In a series of drawings, insects and birds are captured in an intense calligraphic urgency of mark making. Movement through space is granted superiority over descriptive form. Spectral crows tangle the croaking air with serrated wings, a bulbous bee hovers hesitantly and clustered long legged insects gyrate in an aerial dance. While making these drawings, the artist would engage with people out shopping and record in notebooks what was said to her. People will ask”what are you doing”, “is it finished yet” and “do you make money”. This discourse finds its way into her work. Drawings of denuded trees, accept these words in place of displaced leaves, language replacing the rustling sound of nature. We laugh together at the phrase “do you make money”. We share in the belief that art and its practice cannot find true value in comparison with monetary evaluation. Truth and beauty are the standards artists use to define their work and these commodities are not noted on the stock exchange. They are found in the priceless heritage of dreams which bind a people.



Our shared laughter eases the tension as the artist displays and talks about her practice. It’s difficult to expose works, unfinished to the critical eye. A misguided remark may destroy the embryonic development of a work of art. Our mutual passion for art overcomes the tense atmosphere that exists between artist and critic. This permits a deeper review of her project charting natural occurrences surrounding Draíocht. She photographs fallen leaves and numbers their position with chalk.


At times only a stain marks its fall, a ghostly semblance of natures passing. She bears witness to the forgotten lament of fallen leaves resurging essence lost on unforgiving tarmac. Recording these small natural events amidst the ravenous consuming bustle of a shopping centre may appear ludicrous to some, yet the artist insists these revelatory experiences of nature, open up that silent centre in our humanity where calm and peace abide.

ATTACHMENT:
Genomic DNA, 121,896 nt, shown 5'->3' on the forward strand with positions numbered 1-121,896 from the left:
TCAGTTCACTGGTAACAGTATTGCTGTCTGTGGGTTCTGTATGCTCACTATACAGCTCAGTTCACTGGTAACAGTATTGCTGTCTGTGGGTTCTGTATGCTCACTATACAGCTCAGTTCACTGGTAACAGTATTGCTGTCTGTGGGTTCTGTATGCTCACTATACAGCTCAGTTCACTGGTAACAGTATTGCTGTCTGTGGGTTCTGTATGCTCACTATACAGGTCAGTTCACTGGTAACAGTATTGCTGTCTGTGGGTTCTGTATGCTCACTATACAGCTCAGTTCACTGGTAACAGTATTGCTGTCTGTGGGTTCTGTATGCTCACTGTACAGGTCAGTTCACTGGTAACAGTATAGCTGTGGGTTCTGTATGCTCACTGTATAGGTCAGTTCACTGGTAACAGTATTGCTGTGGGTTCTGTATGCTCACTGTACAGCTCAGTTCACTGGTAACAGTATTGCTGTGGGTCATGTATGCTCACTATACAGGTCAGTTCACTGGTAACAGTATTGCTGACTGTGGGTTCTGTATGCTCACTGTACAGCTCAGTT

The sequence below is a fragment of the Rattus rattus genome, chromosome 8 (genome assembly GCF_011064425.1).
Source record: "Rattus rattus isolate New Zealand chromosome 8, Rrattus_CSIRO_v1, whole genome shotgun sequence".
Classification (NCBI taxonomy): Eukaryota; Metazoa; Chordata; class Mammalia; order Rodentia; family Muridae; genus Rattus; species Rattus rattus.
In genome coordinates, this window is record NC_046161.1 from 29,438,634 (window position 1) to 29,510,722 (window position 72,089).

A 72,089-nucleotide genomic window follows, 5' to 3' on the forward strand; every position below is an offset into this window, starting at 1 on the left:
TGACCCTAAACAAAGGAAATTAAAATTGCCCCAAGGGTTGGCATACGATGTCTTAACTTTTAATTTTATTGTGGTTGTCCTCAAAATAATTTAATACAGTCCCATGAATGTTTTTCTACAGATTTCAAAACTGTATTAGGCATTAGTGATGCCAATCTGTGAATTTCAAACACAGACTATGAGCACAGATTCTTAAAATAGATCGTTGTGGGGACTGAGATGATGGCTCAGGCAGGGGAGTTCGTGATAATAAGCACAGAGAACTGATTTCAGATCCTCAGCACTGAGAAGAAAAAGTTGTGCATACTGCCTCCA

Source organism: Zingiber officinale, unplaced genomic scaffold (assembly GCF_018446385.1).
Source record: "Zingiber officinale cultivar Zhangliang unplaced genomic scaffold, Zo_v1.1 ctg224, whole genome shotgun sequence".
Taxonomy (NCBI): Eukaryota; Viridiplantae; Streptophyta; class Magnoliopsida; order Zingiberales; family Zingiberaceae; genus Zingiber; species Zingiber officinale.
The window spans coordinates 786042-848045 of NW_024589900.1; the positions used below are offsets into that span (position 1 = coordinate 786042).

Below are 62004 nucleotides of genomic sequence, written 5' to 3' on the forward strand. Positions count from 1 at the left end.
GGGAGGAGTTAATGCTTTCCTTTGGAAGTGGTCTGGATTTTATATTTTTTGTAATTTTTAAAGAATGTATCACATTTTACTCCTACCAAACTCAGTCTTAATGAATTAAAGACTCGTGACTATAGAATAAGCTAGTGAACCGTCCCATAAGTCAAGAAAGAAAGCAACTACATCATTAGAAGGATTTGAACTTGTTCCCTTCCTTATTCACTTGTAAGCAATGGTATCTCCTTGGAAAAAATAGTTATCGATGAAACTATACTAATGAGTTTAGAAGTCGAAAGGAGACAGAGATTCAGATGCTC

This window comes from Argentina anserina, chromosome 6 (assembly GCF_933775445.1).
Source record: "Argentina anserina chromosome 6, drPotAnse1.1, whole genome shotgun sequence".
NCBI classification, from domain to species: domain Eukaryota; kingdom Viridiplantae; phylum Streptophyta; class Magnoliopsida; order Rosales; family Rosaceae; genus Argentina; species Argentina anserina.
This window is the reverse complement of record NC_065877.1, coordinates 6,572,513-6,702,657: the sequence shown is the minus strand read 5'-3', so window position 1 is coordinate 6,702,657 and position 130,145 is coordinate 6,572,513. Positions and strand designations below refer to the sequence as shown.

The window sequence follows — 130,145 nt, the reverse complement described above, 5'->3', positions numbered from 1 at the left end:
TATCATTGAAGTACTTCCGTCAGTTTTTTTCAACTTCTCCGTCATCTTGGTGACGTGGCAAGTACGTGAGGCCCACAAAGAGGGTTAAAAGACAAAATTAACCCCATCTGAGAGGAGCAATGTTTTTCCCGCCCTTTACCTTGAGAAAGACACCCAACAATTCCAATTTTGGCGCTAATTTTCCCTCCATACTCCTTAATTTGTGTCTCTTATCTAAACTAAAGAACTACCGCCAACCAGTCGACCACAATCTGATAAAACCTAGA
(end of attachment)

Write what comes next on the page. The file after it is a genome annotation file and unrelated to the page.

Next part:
The pursuit of consumerism inhibits quiet reflection. There is a map of the shopping centre were the artist traces her movements on daily forays into the natural environs around Draíocht. As a sculptor, she’s interested in how urban space controls our lives and confines our reaction to nature. In a previous project of drawings, she displayed GPS co-ordinates of trees and using this information, the street location of each tree was established. The artist becomes a pathfinder, leading the way over old ground, showing how to see it anew.

The artist has displayed drawings of swirling leaves in the studio windows for the observance of passing shoppers. As I pass, pausing to wonder uncertainly if leaves have dreams, I’m assured natures streaming consciousness has found a champion in the dreaming hands of Kathy Herbert.





Desmond Kenny is an artist based in Hartstown, Dublin 15. He is a self taught painter, since he began making art in 1986 he has since exhibited widely in Ireland and abroad, solo shows include Draíocht in 2001, The Lab in 2006 and Pallas Contemporary Projects in 2008. His work is included in many collections including the Office of Public Works, SIPTU, and Fingal County Council. Kenny's practice also incorporates print making and he has been a member of Graphic Studio Dublin since 2004.

 

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By Draíocht. Tags: Artist Interview, Visual Arts, Desmond Kenny, Kathy Herbert,